WASHINGTON -- Pennsylvania's Rep. John Murtha is still the king of the earmark.
The Johnstown Democrat has snagged more than $150 million in pet projects in the massive 2008 defense appropriations bill, putting him ahead of all 434 other House members, according to an analysis this week from Taxpayers for Common Sense, or TCS, a watchdog group.
Mr. Murtha's ascent is not surprising. When his party won control of Congress last year, Mr. Murtha, one of the most senior members, again became chairman of the House's powerful panel on defense spending.
But Democratic leaders have called for a 50 percent reduction in earmarks this year, in keeping with their campaign promise to clean up a process that has become tainted by rapidly growing spending and several high-profile scandals, including the imprisonment of Rep. Randy "Duke" Cunningham, a California lawmaker who was convicted of bribery.
For the first time, House members are required to certify that they have no financial interest in the earmarks they sponsor through public letters to the appropriations committee. Also, the committee has released a report pairing sponsors with their earmarks.
The House is considering a $459.6 billion defense spending bill for the upcoming fiscal year, containing 1,337 earmarks with a price tag of about $3 billion.
Mr. Murtha is the recipient of 48 earmarks worth $150.5 million. Last year, his earmarks were valued at about $80 million to $100 million, said Steve Ellis, a vice president for TCS.
The increase may follow the change in Mr. Murtha's power status, but it also comes as other members are seeing a cut in their share of the earmark pie.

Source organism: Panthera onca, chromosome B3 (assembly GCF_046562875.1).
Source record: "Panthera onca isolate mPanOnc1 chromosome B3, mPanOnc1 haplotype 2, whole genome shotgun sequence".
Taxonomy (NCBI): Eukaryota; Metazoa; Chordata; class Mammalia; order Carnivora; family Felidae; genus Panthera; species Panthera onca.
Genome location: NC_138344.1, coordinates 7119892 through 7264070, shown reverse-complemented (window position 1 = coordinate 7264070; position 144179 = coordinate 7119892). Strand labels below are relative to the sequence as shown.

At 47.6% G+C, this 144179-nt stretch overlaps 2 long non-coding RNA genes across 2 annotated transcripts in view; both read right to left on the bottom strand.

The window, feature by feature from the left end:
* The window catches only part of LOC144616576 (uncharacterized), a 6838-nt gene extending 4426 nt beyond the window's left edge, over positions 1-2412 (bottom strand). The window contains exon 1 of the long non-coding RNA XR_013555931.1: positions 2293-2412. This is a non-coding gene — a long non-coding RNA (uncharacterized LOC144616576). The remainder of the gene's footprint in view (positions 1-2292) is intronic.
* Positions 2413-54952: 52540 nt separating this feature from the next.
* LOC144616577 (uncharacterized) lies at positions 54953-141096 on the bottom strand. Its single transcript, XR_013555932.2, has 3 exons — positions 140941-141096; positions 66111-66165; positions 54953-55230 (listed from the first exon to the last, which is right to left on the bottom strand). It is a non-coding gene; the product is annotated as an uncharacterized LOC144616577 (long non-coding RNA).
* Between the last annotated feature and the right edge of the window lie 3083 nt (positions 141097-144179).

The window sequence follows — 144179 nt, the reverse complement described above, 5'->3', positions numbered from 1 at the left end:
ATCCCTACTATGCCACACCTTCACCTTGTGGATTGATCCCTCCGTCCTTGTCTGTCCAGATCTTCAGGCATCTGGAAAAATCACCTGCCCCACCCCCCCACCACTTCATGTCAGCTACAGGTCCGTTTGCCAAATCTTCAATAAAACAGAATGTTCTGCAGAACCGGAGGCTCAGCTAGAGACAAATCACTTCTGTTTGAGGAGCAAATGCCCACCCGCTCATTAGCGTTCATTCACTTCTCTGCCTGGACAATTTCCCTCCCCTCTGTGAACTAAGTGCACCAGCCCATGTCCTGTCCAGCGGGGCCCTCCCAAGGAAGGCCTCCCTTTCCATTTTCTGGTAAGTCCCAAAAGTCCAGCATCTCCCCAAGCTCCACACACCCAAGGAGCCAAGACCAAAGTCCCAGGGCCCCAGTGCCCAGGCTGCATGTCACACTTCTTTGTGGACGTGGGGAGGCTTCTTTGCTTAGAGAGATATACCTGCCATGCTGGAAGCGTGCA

"He certainly wasn't sharing the pain," Mr. Ellis said. "There were the little people, and then there was Chairman Murtha."
TCS and other watchdog groups don't object to all earmarks, he said. But, "we're opposed to picking projects based on the size of the politician and not on the merits of the project."
Mr. Murtha has said his staff carefully vets each proposal.
His office planned to release a detailed description of its earmarks when the House approves the appropriations bill, which could happen this weekend.
The TCS analysis describes the projects, but it doesn't identify the companies or organizations that will receive federal money. For instance, one of Mr. Murtha's requests involves $2.5 million for advanced night vision centers for the Army.
TCS plans to release a more detailed listing later this summer. But Mr. Ellis said Congress, not watchdog groups, should be compiling this information for the public.
Rep. Bill Young, R-Fla., the ranking Republican on the House Defense Appropriations Committee, received the second highest earmark total in the defense bill, topping $117 million.
Jerome L. Sherman can be reached at firstname.lastname@example.org or 202-488-3479.